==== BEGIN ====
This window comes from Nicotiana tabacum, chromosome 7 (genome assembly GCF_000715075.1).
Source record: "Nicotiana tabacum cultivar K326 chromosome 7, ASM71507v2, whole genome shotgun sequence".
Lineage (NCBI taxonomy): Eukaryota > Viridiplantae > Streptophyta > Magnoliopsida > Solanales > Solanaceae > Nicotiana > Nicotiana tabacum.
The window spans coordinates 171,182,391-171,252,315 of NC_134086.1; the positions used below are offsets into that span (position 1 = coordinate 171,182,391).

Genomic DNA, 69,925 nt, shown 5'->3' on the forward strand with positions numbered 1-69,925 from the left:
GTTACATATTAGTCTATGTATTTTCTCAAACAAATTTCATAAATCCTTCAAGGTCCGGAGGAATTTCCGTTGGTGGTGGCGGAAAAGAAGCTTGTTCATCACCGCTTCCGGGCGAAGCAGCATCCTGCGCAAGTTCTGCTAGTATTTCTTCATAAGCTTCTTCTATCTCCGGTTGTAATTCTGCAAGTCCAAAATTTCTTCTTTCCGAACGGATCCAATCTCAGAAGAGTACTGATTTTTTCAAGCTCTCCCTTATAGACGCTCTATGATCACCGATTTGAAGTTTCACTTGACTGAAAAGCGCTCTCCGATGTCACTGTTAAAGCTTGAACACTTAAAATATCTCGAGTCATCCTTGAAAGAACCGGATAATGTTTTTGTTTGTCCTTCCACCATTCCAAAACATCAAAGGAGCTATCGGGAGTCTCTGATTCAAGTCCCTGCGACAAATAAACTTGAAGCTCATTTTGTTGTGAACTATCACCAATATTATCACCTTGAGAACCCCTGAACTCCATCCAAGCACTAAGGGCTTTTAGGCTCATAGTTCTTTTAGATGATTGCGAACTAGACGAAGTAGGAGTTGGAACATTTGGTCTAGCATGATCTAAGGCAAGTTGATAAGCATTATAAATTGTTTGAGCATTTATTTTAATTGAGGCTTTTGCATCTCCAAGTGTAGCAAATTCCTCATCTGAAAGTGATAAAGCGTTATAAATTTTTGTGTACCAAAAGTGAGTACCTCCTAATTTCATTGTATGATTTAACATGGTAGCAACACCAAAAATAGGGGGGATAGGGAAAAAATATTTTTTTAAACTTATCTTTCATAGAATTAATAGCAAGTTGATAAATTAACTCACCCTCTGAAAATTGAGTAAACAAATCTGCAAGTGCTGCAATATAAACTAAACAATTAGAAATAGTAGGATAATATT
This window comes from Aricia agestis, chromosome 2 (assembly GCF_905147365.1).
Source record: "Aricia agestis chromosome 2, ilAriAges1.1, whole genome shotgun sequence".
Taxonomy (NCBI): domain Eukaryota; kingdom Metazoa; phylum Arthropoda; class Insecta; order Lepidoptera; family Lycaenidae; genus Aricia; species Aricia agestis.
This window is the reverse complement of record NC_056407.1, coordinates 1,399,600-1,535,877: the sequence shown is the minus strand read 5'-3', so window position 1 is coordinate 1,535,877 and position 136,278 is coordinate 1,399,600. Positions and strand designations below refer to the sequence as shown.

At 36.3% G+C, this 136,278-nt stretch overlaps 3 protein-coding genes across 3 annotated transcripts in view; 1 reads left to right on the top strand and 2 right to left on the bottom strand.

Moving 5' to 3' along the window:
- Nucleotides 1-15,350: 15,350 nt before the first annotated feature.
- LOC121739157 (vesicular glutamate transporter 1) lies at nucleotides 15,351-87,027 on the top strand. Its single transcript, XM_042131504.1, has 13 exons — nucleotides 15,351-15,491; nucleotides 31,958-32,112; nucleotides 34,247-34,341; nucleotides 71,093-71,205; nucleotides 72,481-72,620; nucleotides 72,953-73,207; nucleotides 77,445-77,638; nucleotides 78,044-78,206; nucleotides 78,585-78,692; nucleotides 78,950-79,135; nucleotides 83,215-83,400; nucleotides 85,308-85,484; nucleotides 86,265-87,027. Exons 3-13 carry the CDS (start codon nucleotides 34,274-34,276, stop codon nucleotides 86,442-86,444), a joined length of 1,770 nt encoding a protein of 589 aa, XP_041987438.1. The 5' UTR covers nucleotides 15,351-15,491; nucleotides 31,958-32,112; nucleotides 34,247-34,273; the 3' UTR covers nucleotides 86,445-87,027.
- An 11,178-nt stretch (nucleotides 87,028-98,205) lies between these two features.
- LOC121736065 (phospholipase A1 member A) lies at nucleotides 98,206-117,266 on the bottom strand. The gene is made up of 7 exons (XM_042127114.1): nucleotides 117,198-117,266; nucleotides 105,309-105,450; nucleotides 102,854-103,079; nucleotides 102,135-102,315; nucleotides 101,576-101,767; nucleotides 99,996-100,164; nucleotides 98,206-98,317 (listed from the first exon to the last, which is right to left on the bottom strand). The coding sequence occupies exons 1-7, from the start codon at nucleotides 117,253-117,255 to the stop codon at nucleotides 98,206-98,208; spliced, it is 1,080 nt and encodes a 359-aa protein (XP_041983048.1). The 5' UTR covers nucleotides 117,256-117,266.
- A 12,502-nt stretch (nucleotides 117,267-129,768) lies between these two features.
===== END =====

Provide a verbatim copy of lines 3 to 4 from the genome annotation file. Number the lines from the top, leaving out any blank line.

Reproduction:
Lineage (NCBI taxonomy): Eukaryota > Viridiplantae > Streptophyta > Magnoliopsida > Solanales > Solanaceae > Nicotiana > Nicotiana tabacum.
The window spans coordinates 171,182,391-171,252,315 of NC_134086.1; the positions used below are offsets into that span (position 1 = coordinate 171,182,391).